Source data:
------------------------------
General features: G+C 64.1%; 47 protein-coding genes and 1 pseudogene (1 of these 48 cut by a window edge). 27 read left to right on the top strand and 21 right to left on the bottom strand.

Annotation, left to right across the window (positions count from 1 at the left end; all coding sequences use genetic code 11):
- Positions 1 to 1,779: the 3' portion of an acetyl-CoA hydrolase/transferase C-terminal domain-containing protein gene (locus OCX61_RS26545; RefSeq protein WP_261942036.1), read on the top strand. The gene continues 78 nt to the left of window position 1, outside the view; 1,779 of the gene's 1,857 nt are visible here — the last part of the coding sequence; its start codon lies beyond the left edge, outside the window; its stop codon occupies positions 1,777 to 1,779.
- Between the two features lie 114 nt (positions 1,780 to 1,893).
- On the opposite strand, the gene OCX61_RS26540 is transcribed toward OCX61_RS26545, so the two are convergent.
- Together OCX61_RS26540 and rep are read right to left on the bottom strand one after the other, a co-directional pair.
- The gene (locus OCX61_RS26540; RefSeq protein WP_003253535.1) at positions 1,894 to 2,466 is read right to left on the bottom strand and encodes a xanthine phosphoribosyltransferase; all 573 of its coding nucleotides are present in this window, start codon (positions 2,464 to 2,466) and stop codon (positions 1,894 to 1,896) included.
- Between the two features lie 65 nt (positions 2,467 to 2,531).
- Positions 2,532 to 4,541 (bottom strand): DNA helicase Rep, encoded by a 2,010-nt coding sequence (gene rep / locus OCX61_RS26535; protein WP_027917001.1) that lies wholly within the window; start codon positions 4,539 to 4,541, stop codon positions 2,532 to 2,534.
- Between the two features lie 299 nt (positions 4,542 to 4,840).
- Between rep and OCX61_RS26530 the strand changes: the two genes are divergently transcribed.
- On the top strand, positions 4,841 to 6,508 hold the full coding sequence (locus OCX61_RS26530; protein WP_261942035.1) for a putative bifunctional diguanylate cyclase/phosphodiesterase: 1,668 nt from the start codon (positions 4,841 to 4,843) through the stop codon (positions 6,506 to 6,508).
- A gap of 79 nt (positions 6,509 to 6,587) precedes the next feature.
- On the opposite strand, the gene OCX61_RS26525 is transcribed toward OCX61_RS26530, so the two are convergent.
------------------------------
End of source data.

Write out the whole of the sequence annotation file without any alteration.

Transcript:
General features: G+C 64.1%; 47 protein-coding genes and 1 pseudogene (1 of these 48 cut by a window edge). 27 read left to right on the top strand and 21 right to left on the bottom strand.

Annotation, left to right across the window (positions count from 1 at the left end; all coding sequences use genetic code 11):
- Positions 1 to 1,779: the 3' portion of an acetyl-CoA hydrolase/transferase C-terminal domain-containing protein gene (locus OCX61_RS26545; RefSeq protein WP_261942036.1), read on the top strand. The gene continues 78 nt to the left of window position 1, outside the view; 1,779 of the gene's 1,857 nt are visible here — the last part of the coding sequence; its start codon lies beyond the left edge, outside the window; its stop codon occupies positions 1,777 to 1,779.
- Between the two features lie 114 nt (positions 1,780 to 1,893).
- On the opposite strand, the gene OCX61_RS26540 is transcribed toward OCX61_RS26545, so the two are convergent.
- Together OCX61_RS26540 and rep are read right to left on the bottom strand one after the other, a co-directional pair.
- The gene (locus OCX61_RS26540; RefSeq protein WP_003253535.1) at positions 1,894 to 2,466 is read right to left on the bottom strand and encodes a xanthine phosphoribosyltransferase; all 573 of its coding nucleotides are present in this window, start codon (positions 2,464 to 2,466) and stop codon (positions 1,894 to 1,896) included.
- Between the two features lie 65 nt (positions 2,467 to 2,531).
- Positions 2,532 to 4,541 (bottom strand): DNA helicase Rep, encoded by a 2,010-nt coding sequence (gene rep / locus OCX61_RS26535; protein WP_027917001.1) that lies wholly within the window; start codon positions 4,539 to 4,541, stop codon positions 2,532 to 2,534.
- Between the two features lie 299 nt (positions 4,542 to 4,840).
- Between rep and OCX61_RS26530 the strand changes: the two genes are divergently transcribed.
- On the top strand, positions 4,841 to 6,508 hold the full coding sequence (locus OCX61_RS26530; protein WP_261942035.1) for a putative bifunctional diguanylate cyclase/phosphodiesterase: 1,668 nt from the start codon (positions 4,841 to 4,843) through the stop codon (positions 6,506 to 6,508).
- A gap of 79 nt (positions 6,509 to 6,587) precedes the next feature.
- On the opposite strand, the gene OCX61_RS26525 is transcribed toward OCX61_RS26530, so the two are convergent.